What then are the deficits within our society that might inhibit our efforts to fashion an “American Society”? First of all, most of us acknowledge that we have not yet reached the stage where all Americans enjoy equally the blessings of those rights which I have spelled out. Too many of us today continue to be denied the full exercise of our rights because of our race, religion, gender, ethnic origin or disability. And this gives rise to significant dissatisfaction and unrest. It was Alexis de Tocqueville, that pioneer observer of democracy in America, who noted, over 150 years ago: “The desire for equality always becomes more insatiable in proportion as equality is more complete.” Ironically, that is, the more progress made in expanding the enjoyment of our rights, the more unrest we must expect over the remaining deficiencies in their full availability. Thus, a first responsibility for all our leaders should be to seek to ensure the full extension of the rights of citizenship to all of us, not only because it is just and proper, but to forestall further unrest and dislocation in our society.
Unfortunately, the present condition of our educational system contributes to the shortfall in the full realization of our rights, especially as we move toward the information-based economy that will characterize the 21st century. That “rising tide of mediocrity” noted in our public schools nearly two decades ago has not abated. According to the U.S. Department of Education, 90 million Americans today can barely read or write; and fully one-fourth of today’s fourth graders cannot master material appropriate for their grade level. Of perhaps even greater concern are recent findings by the National Science Foundation that only one of four adults gets passing grades on questions relating to basic science and economics and that American 12th graders today rank below 80 percent of the world’s industrialized nations in math and science. Many schools, meanwhile, have become so regimented and bureaucratized that recognition of the superior teacher, let alone the superior student, is well nigh impossible. These shortcomings should be inadmissible for a society with all that we possess. Excellence in our educational system should be a prime concern for us all – students, parents, taxpayers and citizens alike.
Moreover, if our economic prospects are to remain positive, we need to assure that our workforce remains competitive and that our technological edge is not jeopardized by rapid progress in other fast-growing parts of the world. To sustain our leadership in advanced technology growth, we need to increase the number of Americans equipped to man the cutting edge in research and development efforts. Yet today we find that over 50 percent of the engineering doctorate degrees awarded in our universities go to foreign students, a clearly ominous sign.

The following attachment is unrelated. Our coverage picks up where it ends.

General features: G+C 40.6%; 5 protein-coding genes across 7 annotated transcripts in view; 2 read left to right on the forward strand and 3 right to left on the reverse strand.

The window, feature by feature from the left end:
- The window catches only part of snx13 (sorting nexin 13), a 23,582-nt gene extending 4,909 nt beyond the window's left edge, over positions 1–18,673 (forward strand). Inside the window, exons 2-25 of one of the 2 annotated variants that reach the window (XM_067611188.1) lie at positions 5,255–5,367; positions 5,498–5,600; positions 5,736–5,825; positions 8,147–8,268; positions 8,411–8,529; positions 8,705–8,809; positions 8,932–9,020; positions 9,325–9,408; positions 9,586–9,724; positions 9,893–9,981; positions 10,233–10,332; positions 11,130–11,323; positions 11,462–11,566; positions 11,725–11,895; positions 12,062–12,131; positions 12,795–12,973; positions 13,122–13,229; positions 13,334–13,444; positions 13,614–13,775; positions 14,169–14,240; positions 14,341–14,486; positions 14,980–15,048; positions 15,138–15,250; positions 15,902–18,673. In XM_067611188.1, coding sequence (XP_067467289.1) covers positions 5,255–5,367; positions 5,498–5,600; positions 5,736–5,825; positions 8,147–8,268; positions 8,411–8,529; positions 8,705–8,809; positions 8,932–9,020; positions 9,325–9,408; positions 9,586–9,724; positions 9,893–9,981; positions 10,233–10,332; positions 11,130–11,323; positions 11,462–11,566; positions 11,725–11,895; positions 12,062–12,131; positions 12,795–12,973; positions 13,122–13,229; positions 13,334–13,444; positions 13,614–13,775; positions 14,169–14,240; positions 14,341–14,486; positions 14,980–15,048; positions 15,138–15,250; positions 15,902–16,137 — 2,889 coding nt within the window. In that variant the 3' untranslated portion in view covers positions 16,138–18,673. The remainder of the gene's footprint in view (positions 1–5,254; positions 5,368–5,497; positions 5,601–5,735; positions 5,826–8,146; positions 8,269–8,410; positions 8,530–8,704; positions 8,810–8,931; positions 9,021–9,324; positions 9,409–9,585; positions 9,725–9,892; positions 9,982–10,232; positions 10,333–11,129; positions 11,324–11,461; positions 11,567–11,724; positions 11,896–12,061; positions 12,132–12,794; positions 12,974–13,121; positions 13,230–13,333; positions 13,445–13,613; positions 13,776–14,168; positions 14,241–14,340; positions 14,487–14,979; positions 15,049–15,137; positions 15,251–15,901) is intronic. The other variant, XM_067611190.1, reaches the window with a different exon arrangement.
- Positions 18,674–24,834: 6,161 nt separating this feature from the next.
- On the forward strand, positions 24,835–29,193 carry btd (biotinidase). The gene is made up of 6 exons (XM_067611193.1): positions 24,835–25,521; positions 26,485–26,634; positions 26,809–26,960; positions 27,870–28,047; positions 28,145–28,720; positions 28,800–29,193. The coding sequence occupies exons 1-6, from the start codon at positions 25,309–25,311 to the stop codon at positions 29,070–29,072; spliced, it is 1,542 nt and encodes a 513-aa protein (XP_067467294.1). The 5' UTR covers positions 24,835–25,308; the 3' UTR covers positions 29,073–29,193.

At the same time, we need the best and the brightest of all of our workers to exert their utmost in keeping America competitive. An across-the-board rejuvenation of the work ethic and a sustained commitment of excellence are clearly in order. Stanford’s John Gardner, the founder of Common Cause, and one of our most thoughtful citizens and leaders, once put the imperative for excellence this way:
An excellent plumber is infinitely more admirable than an incompetent philosopher. The society which scorns excellence in plumbing because plumbing is a humble activity, and tolerates shoddiness in philosophy because it is an exalted activity will have neither good plumbing nor good philosophy. Neither its pipes nor its theories will hold water.
This means we all have a responsibility to preach and practice the dignity and fulfillment of hard work and the pride of accomplishment in the workplace without denigrating particular lines of endeavor which, however seemingly humble, are just as deserving of respect and reward as those more prominently featured.
A Void of Values
But life is not all dollars and cents and, at the risk of being unfashionable, I would like to address an even more serious shortcoming in the responsible exercise of our rights – the lamentable jeopardy in which we find our basic values today. Important traditional values respecting family, faith and community all face formidable challenges. Drug and alcohol abuse, we are told by the Robert Wood Johnson Foundation, costs this nation nearly $170 billion a year in lost productivity, medical outlays and criminal justice costs. And, after a long term of decline in overall drug use, we have seen a recent 28 percent increase in the uses of illegal drugs by those in the 18 to 25 age group – among the most likely, incidentally, to be involved in criminal activity. A staggering total of 15 million Americans are current drug users. And drug abuse, together with sexual promiscuity, has loosed the terrible AIDS epidemic upon our society.